Indigo vs. Laser

fredcastle's picture

Is Indigo Digital Offset worth the extra time and money over a nice laser print on nice paper?

I'm putting together a leave behind portfolio booklet.

tmac's picture

Indigo is quite impressive, especially on matte. You should ask your printer if they have any spot colours in stock for their Indigo. Because that might make the difference. Indigos can print white ink which might be really striking. But it wouldn't be worth it price-wise if they had to order in the spot colour just for your job. Maybe print indigo cover and a few inserts and the rest laser?

hrant's picture

What's Indigo exactly? I've been looking for a replacement
for Velox (AKA "RC Paper") for a long time (for making max-
quality type specimens). Can somebody show a hi-res scan of
black-on-white text with Indigo?


Bert Vanderveen's picture

Indigo is a digital printing machine, very offset-like in quality. Successive generations have been improving a lot. It’s an ideal way to produce small runs.


Indigo uses paper that has been chemically optimized for it. As it is a lot of paper companies offer different qualities, so there is a wide range of stock available (at least that is the case in the Netherlands).

The latest generations of Indigo’s can print white with a special formula. Depending on the design and stock several runs are needed to get decent coverage.

rs_donsata's picture

Definitely Indigo is much better than laser printing. It's almost as good as high quality offset print. And it doesn't suffer from ink spread. As tmac pointed out, it is very good in matte paper.

hrant's picture

I'll have to figure out how to get a sample from a local shop.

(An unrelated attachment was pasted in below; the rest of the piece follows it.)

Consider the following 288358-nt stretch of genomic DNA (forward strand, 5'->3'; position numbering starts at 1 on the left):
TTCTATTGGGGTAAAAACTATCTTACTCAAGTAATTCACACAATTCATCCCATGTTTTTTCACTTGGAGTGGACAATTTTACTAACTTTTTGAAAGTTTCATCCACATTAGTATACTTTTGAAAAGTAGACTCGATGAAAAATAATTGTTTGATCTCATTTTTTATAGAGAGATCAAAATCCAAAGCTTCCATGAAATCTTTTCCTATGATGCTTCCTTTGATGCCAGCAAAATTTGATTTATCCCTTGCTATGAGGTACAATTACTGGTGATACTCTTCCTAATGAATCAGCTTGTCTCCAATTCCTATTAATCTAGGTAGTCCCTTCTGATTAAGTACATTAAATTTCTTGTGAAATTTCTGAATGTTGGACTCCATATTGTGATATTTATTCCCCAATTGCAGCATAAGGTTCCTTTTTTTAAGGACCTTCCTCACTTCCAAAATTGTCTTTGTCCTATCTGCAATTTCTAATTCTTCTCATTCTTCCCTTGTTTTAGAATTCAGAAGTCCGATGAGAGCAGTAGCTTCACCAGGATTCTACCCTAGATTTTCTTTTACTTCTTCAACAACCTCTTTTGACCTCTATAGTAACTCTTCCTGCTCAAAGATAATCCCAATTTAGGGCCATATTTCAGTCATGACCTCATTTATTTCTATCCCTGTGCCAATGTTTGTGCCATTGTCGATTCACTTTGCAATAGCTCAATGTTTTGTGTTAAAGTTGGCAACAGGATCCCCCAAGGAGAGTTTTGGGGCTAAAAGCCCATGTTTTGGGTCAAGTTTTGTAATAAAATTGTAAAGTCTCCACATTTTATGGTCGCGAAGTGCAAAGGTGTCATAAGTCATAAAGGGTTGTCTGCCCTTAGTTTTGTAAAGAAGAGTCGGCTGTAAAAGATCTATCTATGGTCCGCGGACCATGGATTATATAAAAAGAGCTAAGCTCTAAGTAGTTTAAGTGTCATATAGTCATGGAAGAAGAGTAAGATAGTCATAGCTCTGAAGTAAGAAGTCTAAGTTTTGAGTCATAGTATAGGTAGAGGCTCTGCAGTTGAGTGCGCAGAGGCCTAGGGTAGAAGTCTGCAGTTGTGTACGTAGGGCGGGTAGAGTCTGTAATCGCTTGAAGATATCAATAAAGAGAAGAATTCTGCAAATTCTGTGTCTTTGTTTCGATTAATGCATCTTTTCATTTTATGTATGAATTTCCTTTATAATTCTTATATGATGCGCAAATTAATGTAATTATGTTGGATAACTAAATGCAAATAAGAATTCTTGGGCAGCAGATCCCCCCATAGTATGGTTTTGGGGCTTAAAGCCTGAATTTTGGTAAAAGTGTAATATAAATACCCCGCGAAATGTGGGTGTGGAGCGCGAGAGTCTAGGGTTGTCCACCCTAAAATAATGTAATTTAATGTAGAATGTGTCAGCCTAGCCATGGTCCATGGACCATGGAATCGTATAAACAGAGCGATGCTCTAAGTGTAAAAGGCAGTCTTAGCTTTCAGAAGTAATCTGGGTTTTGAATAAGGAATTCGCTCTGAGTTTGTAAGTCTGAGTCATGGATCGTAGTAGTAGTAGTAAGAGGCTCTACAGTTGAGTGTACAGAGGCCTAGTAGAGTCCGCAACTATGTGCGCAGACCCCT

> almost as good as high quality offset print.

The thing is, Velox was higher quality than high-quality offset. :-/


typerror's picture

I have found on Indigo prints there is a yellow haze (four color) in some instances and some color shift. Don't know how to quantify it, it just seems to exist to my eye. Also I have seen splotchy printing on solids (that was three years ago and I do not know if they have corrected it but I have been hesitant to try again). Overall it is quite nice and it does allow, at least with my printer, each piece to be personalized (I have never tried this though).

.00's picture

I've bought a lot of Indigo printing over the last few years, and I have to say I'm impressed. Color is right on and you can't beat the price.

I've been using Imagers and the quality and service can't be beat.

JamesM's picture

> splotchy printing on solids

I think that's a continuing problem, although perhaps it's been improved over the years. But when I'm designing a piece that'll be printed that way I try to avoid large areas of solid color.

rs_donsata's picture

>Velox was higher quality than high-quality offset.

I tought Velox was some kind of negative photo paper.

barkeep's picture

> splotchy printing on solids

We've been placing quite a lot of our work recently on Indigo machines. Many pieces use areas of flood colour and have yet come across this problem. I know that on older digital presses flat colour, especially blues/pure cyan, banded horribly.

Give the printer a sample of your work I'm sure they will send you a free proof off the machines.


typerror's picture

I am using the Indigo on a new project and will see how it pans out. Got my fingers crossed.

And you are correct Martin, I found the "splotchy problems" primarily on blues.

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